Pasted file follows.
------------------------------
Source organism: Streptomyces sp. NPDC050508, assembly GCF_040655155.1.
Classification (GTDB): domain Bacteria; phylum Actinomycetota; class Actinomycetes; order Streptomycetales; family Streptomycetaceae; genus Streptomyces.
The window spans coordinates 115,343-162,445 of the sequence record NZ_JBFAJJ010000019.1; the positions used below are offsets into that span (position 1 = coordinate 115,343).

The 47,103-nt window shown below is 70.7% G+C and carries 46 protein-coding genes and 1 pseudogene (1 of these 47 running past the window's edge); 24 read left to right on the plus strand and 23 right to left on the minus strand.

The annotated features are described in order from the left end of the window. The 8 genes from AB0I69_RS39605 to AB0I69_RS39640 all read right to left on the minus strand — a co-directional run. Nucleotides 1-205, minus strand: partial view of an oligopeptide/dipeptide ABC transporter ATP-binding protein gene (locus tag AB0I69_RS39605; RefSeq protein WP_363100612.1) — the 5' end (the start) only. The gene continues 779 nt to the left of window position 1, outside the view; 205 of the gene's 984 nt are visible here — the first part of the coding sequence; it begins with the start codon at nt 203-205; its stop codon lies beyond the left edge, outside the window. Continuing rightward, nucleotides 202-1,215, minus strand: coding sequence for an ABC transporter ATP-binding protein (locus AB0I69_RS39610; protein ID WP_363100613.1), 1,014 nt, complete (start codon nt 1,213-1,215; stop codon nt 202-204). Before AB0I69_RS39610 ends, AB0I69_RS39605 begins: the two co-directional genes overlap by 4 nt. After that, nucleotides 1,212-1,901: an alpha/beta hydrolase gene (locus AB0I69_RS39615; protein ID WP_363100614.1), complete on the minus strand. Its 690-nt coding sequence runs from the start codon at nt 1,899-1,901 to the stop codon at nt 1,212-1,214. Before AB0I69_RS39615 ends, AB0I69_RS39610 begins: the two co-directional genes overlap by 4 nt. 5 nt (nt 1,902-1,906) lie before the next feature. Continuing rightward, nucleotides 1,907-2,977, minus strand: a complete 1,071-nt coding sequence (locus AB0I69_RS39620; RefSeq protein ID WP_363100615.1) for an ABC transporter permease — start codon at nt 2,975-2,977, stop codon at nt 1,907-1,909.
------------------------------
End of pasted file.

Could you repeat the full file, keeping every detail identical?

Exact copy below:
Source organism: Streptomyces sp. NPDC050508, assembly GCF_040655155.1.
Classification (GTDB): domain Bacteria; phylum Actinomycetota; class Actinomycetes; order Streptomycetales; family Streptomycetaceae; genus Streptomyces.
The window spans coordinates 115,343-162,445 of the sequence record NZ_JBFAJJ010000019.1; the positions used below are offsets into that span (position 1 = coordinate 115,343).

The 47,103-nt window shown below is 70.7% G+C and carries 46 protein-coding genes and 1 pseudogene (1 of these 47 running past the window's edge); 24 read left to right on the plus strand and 23 right to left on the minus strand.

The annotated features are described in order from the left end of the window. The 8 genes from AB0I69_RS39605 to AB0I69_RS39640 all read right to left on the minus strand — a co-directional run. Nucleotides 1-205, minus strand: partial view of an oligopeptide/dipeptide ABC transporter ATP-binding protein gene (locus tag AB0I69_RS39605; RefSeq protein WP_363100612.1) — the 5' end (the start) only. The gene continues 779 nt to the left of window position 1, outside the view; 205 of the gene's 984 nt are visible here — the first part of the coding sequence; it begins with the start codon at nt 203-205; its stop codon lies beyond the left edge, outside the window. Continuing rightward, nucleotides 202-1,215, minus strand: coding sequence for an ABC transporter ATP-binding protein (locus AB0I69_RS39610; protein ID WP_363100613.1), 1,014 nt, complete (start codon nt 1,213-1,215; stop codon nt 202-204). Before AB0I69_RS39610 ends, AB0I69_RS39605 begins: the two co-directional genes overlap by 4 nt. After that, nucleotides 1,212-1,901: an alpha/beta hydrolase gene (locus AB0I69_RS39615; protein ID WP_363100614.1), complete on the minus strand. Its 690-nt coding sequence runs from the start codon at nt 1,899-1,901 to the stop codon at nt 1,212-1,214. Before AB0I69_RS39615 ends, AB0I69_RS39610 begins: the two co-directional genes overlap by 4 nt. 5 nt (nt 1,902-1,906) lie before the next feature. Continuing rightward, nucleotides 1,907-2,977, minus strand: a complete 1,071-nt coding sequence (locus AB0I69_RS39620; RefSeq protein ID WP_363100615.1) for an ABC transporter permease — start codon at nt 2,975-2,977, stop codon at nt 1,907-1,909.